4th Email Exploration for Lent

It’s kind of fascinating to me that Lent is meant to recall the 40 days that Jesus spent in the desert.  Because the thing is, we know almost nothing about that the vast majority of that time.  Certainly, the face-off with Satan must have been a climax of that time.  But what about the rest of that time?
We are a week into Lent, more or less.  It leads me to wonder what it was like a week after Jesus stepped into the desert.  Like anybody, all I can do is guess.
One of my hopes is that these emails take us on a journey that has some paralells to Jesus.  Our first exercise was a bit of a microcosm of the whole cataphatic-apophatic spectrum.  And then we said, “Yes!”  and “Thank you.”  We begin in optimism and joy.  I suspect when he come out of his baptism, having heard God’s voice, Jesus began this way, too.
A few days fasting might have given him a clarity of purpose. In our most recent exercise,  when we placed the intrusive thoughts on that river in our imaginary, we might have experienced something distantly akin to Jesus’ single mindedness.
Today’s exercise has lots of similarities to that last exercise.  But takes us deeper into the apophatic.  It invites us to surrender more than just intrusive thoughts.   I believe that Jesus might also have been surrendering something deeper, about a week into his time in the desert.

Background: It seems that there is some immutable center to us.  This has been called the True Self.  It can be the work of a lifetime to get past the things that seem like such an important part of who we are.  Roles, titles, jobs, even callings…  These are often good things.  But they are not the most basic measure of who we are.

Today’s Exercise

  1.  Relax.  Find your breath.
  2. Imagine a riverside scene.  Perhaps it is a place you have been.
  3. Begin by seeing it in your mind’s eye.  Then locate yourself there.
  4. Furnish additional sensory information.  What sounds are you hearing?  What smells are you smelling?  What is the temperature like?  Are you sitting?  What does your seat feel like?
  5. Behold the river.  See how the gentle current moves the water out of your vision.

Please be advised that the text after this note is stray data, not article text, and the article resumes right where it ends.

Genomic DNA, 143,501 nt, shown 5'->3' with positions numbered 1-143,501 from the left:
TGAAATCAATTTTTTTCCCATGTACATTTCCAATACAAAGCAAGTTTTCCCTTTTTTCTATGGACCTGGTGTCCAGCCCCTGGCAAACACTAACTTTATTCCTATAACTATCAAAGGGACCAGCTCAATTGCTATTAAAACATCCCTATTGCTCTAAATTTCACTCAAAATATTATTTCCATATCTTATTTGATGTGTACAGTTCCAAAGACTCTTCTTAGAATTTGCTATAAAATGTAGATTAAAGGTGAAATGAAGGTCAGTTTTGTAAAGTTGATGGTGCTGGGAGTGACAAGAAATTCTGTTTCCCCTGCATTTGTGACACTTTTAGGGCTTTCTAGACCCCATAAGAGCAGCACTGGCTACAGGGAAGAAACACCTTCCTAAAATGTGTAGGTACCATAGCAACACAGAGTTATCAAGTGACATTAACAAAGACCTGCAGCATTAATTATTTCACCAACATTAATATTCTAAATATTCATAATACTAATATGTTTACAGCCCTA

6. Calm your mind.  As thoughts enter into your awareness, place them on the river.  Allow the river to carry them out of your perceptions.
  7. Continue to breathe deeply and slowly.  As anything: feelings, memories, perception rise up to distract you from your breath, give them, gently to the river.  Place them as you might put a leaf on the water, so gently to be sure it is floating in the cool water.
  8. When you are ready, consider a trivial portion of your identity.  Perhaps you are a football fan, or a lover of science fiction.  Whatever that trivial aspect of your identity is, give it up to the river.  Place it on the water and let the current carry it out of sight.
  9. With your next breath, consider what it is like to be freed of this aspect of your identity.
  10. Now, consider another aspect of your identity.  Perhaps it is a certain distant familial relationship like uncle or cousin.  Maybe it is a hobby you are very passionate about.  Give this part of yourself to the river, now.
  11. Experience life with out this fact about yourself.  Consider the ways you are changed.  As distracting thoughts and feelings arise, remember to give these to the river, too.
  12. Now, find something very important to you.  Perhaps it is a job, a title, or a degree.  Maybe it is your role within the family you live in (mother/father/ sister/daughter, etc…)  Give this role to the river as well.
  13. Spend a breath experiencing yourself without this important role.